The Foo Fighters are well known for their iconic music videos in the late ’90s and early ’00s, so it only stands to reason that if the band were to ever make a full length feature film, it would be as outlandish and tongue-in-cheek as the videos for “Learning to Fly,” “Everlong,” or “Big Me.” But I don’t think anyone could have predicted the band would make a full-on horror film, and yet here we are with Studio 666, which opens in theaters this weekend.
Studio 666 continues the grand tradition of avant-garde bands playing themselves in a movie. These types of films were big in the 1970s and ’80s, as KISS Meets the Phantom of the Park featured, well, KISS; The Ramones played themselves in Rock ‘n Roll High School; and more recently, Tenacious D sought out The Pick of Destiny. You can even go back to “the beginning” and count the Beatles starring in A Hard Day’s Night and Help! The list goes on and on.
Rock bands and movies go hand-in-hand, and Studio 666 fits in nicely with the aforementioned group, as the Foo Fighters have fun splattering the screen with ridiculous death scenes and copious amounts of gore, all presented with the wink of an eye that lets the audience in on the joke.
The story of Studio 666 centers around the Foo Fighters — Dave Grohl, Taylor Hawkins, Pat Smear, Nate Mendel, Chris Shifflett and Rami Jaffee — trying to come up with an idea for their 10th studio album. Their manager, Shil (Jeff Garlin), is begging for new music, but Dave isn’t sure what direction the new record should take. Shil suggests changing locations to record the new album, and offers up a house he knows of where another band tried to record their last album until they all met their gruesome and untimely demise. Instead of balking at the idea (as any normal person would), the band checks it out, only for Dave to become immediately enthralled by the house’s spell.
Once all moved in, bad things start to happen, and Dave just can’t find the sound he’s looking for. He explores the estate and finds a secret room that looks like it was used for ritualistic sacrifices, and discovers a reel-to-reel of an unfinished song from the last band to live in the house. When he plays the tape he unleashes evil spirits that possess him and he and the rest of the Foos begin recording a special, epic song that could open the gates of hell and doom us all.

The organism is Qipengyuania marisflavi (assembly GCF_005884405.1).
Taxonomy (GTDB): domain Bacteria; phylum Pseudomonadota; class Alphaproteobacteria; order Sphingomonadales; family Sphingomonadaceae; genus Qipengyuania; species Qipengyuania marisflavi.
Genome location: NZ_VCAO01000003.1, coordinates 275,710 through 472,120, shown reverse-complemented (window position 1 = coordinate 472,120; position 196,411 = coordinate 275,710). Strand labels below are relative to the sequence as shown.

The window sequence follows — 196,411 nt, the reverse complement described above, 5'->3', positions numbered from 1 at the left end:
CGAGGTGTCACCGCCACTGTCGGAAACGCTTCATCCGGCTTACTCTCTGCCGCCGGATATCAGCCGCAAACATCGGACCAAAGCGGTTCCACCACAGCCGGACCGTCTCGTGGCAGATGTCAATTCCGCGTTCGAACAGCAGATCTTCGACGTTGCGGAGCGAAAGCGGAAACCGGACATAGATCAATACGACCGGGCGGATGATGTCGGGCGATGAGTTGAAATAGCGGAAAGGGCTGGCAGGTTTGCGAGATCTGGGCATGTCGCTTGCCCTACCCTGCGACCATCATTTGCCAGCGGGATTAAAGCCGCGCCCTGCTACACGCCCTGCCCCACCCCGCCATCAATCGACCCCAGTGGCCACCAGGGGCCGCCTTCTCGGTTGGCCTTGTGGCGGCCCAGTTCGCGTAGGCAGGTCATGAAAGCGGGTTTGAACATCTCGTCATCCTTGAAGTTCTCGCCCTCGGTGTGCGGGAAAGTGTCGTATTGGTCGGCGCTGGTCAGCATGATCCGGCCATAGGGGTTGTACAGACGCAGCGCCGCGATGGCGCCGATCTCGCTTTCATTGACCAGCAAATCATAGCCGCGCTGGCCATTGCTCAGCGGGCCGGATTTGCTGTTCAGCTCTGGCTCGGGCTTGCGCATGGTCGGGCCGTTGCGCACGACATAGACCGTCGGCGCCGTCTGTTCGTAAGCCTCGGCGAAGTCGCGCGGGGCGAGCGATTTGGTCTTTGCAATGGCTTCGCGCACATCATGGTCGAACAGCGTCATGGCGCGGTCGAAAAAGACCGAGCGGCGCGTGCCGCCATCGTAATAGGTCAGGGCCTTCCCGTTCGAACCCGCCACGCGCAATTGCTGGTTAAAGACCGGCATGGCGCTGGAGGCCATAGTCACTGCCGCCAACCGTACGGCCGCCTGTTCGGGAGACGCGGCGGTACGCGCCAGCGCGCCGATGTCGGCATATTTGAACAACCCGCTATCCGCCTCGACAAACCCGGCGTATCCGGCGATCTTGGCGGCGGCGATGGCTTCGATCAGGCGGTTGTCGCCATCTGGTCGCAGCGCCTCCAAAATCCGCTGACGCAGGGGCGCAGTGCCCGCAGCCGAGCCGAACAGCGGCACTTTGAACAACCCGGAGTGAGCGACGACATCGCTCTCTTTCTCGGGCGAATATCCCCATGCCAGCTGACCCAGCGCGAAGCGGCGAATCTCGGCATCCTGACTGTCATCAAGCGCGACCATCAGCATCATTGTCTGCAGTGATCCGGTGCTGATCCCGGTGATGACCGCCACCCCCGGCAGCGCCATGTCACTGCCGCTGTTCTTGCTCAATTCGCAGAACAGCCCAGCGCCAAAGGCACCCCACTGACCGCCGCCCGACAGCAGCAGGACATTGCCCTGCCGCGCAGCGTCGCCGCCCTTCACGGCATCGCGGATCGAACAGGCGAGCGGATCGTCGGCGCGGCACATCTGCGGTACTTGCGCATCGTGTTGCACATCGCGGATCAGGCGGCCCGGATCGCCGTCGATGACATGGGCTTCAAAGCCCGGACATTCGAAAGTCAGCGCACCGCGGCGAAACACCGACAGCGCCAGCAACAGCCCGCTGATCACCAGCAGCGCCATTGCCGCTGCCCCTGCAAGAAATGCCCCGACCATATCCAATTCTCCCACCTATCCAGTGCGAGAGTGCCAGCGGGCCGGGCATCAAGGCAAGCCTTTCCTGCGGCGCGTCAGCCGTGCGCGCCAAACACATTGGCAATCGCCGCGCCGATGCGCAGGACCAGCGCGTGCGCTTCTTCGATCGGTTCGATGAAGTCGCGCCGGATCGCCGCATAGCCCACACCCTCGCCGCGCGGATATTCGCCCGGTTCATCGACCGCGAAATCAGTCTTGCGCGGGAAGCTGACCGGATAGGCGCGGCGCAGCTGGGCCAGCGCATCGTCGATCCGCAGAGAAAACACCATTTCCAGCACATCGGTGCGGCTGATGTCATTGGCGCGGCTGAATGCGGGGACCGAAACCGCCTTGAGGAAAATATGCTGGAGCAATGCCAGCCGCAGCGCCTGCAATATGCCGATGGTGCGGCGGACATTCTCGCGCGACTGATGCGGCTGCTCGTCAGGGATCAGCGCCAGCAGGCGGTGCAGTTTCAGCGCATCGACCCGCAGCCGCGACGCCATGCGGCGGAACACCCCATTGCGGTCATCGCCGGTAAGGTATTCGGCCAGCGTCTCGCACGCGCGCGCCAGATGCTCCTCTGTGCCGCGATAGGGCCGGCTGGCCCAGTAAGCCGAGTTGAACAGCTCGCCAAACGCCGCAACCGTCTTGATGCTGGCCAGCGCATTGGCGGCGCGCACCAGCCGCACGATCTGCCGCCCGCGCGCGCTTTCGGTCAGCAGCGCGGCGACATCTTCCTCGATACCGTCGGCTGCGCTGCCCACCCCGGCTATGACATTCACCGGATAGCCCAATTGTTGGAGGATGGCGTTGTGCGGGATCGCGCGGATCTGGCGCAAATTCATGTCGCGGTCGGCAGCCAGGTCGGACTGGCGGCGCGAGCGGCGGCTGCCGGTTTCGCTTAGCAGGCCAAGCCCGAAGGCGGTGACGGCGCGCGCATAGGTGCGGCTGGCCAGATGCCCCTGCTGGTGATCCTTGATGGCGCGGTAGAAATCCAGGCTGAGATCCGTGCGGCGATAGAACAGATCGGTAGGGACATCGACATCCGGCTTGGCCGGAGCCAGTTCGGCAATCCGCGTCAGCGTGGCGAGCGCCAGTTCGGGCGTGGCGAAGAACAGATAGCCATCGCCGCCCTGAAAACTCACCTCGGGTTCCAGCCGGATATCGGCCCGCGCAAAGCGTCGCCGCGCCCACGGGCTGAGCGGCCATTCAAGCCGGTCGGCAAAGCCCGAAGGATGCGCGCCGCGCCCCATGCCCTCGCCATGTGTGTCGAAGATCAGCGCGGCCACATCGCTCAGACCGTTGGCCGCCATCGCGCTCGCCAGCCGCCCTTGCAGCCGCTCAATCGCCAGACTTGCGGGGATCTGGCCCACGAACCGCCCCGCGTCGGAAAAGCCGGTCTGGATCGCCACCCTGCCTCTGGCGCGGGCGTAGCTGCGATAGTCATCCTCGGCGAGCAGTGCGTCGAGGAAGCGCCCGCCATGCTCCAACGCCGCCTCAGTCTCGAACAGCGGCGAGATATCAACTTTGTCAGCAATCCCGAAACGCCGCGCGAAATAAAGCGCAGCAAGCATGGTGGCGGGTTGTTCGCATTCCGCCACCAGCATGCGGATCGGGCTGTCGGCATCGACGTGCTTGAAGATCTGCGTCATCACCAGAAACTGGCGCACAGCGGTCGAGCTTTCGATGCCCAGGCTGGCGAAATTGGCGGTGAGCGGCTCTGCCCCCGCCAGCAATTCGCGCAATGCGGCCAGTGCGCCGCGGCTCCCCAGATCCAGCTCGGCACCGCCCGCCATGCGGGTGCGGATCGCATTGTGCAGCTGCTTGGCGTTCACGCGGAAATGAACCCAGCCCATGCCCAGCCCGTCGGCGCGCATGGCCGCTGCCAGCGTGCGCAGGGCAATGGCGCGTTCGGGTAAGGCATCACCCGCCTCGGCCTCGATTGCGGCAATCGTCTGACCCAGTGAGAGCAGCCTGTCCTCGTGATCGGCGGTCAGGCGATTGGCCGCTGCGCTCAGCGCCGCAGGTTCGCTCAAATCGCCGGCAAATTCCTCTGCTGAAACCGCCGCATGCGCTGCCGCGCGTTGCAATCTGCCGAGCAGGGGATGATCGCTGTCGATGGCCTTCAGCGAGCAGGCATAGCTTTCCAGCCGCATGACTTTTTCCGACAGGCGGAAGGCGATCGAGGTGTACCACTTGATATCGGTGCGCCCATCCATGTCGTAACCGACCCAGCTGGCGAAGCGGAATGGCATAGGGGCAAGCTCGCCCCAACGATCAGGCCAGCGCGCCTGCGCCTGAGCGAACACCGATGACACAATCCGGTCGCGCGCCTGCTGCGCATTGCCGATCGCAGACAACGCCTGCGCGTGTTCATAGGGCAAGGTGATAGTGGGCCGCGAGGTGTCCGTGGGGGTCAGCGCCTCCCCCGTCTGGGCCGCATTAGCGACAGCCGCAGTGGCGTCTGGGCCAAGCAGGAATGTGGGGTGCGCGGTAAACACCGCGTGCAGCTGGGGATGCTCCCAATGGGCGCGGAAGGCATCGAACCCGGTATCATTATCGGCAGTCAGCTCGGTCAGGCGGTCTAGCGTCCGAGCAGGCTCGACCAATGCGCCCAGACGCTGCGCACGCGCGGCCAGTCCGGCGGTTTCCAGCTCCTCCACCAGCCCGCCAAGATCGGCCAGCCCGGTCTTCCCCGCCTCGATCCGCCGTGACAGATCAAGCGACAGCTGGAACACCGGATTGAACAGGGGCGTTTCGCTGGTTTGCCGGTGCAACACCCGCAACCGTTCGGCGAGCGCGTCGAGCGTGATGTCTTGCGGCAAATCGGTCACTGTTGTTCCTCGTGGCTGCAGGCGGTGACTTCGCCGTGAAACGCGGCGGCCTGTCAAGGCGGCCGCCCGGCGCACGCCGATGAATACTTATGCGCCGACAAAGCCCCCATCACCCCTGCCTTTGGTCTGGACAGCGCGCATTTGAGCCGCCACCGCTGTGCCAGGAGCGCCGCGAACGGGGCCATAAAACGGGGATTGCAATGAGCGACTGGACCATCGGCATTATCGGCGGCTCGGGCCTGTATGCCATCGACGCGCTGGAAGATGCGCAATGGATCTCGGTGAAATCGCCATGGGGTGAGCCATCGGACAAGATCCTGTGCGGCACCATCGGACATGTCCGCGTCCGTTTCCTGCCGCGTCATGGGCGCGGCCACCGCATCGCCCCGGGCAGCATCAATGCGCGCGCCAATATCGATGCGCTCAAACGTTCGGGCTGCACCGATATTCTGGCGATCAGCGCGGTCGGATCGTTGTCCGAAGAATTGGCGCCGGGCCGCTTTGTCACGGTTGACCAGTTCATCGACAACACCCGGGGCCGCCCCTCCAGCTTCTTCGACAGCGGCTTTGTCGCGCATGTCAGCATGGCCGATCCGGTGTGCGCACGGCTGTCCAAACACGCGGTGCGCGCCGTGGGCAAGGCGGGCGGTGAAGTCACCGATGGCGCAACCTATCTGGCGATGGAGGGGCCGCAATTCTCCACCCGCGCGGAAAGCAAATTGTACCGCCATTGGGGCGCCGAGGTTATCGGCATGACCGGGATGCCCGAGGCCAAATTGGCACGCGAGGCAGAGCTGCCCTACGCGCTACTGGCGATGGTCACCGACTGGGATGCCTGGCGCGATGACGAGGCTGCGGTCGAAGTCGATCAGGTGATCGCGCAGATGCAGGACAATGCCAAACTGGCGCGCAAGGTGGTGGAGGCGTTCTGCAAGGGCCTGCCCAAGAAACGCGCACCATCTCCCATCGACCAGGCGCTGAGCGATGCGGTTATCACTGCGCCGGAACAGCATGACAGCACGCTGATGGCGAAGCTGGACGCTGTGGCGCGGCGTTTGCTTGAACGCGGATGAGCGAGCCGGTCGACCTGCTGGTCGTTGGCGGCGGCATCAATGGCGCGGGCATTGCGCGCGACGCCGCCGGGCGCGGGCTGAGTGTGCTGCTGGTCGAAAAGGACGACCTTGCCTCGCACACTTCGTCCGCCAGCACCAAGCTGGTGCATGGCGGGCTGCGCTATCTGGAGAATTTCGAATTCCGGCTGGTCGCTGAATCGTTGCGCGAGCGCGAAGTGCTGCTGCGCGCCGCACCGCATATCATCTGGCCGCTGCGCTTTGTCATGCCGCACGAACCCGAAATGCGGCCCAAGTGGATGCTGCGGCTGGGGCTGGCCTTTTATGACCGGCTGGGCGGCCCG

Studio 666 pushes the horror elements hard and doesn’t hold back. As each member of the band is brutally dispatched in gruesome ways, the film gets away with an amount of gore that would have scared the censors just a few years ago. In fact, I watched Studio 666 and the new Texas Chainsaw Massacre back-to-back, and the Foo Fighters’ film was much more graphic and gory.
The film was directed by BJ McDonnell, whose background is as a cameraman on other films, and the screenplay was written by Jeff Buhler, who has a background in horror, writing 2019’s Pet Sematary remake, and Rebecca Hughes, based off a story by Dave Grohl. Grohl reportedly got the idea while recording the Foos latest album, a “thrash-metal” record. The song from the film is the album’s first single, so, in a way, Studio 666 serves as the world’s longest music video.
As for the film itself, aside from the gore, the surprise cameos — including from Lionel Richie and John Carpenter, who also composes the film’s main theme — it’s just an middling “okay” experience. Fans of the band — of which I am one — will find plenty to enjoy. I particularly enjoyed the running “Pearl Jam high-five” gag. But as a critic who judges films on acting, story, and directing, Studio 666 doesn’t hold up very well, and doesn’t have the legs to transcend the Foo Fighters and/or extreme-horror film fanbases.
Studio 666 is rated R and is in theaters now.
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